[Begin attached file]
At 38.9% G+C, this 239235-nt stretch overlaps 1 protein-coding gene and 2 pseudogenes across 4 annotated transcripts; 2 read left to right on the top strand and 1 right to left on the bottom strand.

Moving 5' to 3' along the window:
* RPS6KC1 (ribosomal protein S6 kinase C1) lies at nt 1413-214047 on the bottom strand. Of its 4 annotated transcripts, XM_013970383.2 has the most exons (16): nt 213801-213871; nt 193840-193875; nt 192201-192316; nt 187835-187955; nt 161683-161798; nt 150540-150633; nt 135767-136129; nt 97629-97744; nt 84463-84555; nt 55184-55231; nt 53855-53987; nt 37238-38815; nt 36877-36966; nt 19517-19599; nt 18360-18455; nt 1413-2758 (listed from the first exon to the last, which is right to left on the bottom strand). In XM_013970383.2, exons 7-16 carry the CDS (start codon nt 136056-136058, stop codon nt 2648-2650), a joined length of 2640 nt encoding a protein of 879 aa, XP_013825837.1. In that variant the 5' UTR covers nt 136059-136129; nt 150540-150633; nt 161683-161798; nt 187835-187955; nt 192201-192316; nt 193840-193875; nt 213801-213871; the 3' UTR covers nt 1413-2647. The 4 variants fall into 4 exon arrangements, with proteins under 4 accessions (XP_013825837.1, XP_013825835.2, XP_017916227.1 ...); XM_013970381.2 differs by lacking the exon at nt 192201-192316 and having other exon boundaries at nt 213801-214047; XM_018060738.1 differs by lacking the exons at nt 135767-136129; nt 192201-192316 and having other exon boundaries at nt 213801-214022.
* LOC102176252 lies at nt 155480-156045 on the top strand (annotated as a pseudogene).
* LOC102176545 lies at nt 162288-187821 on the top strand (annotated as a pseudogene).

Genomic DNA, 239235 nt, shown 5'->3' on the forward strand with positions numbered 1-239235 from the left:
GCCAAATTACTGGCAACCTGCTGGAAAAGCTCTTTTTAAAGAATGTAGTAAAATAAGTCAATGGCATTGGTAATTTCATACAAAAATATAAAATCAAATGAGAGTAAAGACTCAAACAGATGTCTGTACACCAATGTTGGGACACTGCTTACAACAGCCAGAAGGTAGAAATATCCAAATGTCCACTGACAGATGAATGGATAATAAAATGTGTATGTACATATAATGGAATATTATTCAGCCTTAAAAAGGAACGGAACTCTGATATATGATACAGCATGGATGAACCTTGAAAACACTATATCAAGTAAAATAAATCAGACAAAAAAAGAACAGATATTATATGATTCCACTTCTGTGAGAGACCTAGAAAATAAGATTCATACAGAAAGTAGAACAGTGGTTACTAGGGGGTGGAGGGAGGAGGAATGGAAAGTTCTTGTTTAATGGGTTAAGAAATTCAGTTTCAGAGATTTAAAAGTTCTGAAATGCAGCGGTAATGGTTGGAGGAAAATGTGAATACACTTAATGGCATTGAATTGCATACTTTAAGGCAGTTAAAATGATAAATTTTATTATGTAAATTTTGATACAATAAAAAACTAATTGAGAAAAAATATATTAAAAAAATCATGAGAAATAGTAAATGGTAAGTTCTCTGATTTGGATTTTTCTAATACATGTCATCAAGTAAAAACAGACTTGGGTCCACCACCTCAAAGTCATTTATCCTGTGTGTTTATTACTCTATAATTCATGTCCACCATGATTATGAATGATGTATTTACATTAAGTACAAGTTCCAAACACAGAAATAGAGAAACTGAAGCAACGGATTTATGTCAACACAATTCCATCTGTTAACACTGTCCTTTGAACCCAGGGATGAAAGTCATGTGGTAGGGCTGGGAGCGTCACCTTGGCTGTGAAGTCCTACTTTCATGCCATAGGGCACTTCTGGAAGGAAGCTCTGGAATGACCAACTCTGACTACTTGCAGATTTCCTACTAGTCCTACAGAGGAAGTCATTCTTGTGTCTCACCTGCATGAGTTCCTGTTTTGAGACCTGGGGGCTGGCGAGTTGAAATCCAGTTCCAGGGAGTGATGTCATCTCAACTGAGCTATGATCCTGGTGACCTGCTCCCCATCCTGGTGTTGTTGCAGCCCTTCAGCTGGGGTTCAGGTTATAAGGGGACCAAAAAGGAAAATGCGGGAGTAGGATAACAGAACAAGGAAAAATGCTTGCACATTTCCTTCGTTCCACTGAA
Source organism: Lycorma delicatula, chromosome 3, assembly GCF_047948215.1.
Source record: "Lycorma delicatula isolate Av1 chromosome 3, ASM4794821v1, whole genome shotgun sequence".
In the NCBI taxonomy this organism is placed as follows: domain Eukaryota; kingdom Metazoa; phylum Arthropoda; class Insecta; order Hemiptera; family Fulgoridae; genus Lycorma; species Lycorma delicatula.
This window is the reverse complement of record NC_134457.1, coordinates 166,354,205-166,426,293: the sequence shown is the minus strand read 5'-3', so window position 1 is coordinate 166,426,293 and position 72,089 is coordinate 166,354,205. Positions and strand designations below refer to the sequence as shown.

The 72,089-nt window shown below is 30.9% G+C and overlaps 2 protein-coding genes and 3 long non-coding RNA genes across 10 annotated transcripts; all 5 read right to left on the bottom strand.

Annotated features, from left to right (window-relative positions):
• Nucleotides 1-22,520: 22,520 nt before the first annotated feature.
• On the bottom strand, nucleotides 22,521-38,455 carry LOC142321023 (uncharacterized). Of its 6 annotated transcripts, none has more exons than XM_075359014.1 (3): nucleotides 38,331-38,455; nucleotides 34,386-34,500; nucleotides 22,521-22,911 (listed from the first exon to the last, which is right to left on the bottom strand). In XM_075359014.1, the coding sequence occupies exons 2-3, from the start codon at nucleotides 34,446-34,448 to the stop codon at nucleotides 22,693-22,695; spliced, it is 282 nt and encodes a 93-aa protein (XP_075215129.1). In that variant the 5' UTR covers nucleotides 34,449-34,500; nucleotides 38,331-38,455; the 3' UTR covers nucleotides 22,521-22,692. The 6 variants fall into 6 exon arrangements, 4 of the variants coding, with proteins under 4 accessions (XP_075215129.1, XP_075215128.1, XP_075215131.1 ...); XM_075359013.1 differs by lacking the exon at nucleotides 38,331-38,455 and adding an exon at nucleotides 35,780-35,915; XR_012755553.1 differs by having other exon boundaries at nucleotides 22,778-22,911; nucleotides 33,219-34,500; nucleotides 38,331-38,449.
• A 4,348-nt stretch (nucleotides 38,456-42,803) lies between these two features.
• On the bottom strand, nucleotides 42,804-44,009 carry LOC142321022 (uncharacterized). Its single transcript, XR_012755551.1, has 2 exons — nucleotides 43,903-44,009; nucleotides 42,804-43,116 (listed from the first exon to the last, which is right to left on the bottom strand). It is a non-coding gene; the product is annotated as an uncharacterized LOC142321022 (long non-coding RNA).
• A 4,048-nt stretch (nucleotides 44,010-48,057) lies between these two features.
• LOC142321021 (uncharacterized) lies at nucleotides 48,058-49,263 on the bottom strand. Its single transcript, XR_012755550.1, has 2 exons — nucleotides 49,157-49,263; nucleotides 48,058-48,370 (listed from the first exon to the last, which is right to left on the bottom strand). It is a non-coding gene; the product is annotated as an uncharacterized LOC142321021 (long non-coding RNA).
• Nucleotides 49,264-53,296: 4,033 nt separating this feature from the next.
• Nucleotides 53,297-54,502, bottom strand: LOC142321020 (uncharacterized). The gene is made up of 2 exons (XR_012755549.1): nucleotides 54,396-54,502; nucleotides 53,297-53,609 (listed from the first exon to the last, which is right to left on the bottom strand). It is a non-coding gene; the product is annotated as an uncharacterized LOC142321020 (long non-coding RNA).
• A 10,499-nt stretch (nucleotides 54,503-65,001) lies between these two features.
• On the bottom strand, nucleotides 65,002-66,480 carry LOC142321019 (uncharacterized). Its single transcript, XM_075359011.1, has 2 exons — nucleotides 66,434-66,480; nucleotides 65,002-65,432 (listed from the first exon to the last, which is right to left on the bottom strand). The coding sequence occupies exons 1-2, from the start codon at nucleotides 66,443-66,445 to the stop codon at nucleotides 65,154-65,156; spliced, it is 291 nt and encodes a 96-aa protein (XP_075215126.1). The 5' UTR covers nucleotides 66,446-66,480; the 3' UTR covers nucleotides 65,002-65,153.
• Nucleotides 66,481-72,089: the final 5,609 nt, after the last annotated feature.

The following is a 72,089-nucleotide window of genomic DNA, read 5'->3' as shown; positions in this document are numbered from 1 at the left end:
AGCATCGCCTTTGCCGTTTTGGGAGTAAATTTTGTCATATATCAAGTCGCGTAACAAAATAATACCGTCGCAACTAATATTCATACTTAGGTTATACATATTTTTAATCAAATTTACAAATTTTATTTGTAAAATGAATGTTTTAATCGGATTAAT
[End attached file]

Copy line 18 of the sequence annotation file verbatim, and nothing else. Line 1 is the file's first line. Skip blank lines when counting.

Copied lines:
• A 4,048-nt stretch (nucleotides 44,010-48,057) lies between these two features.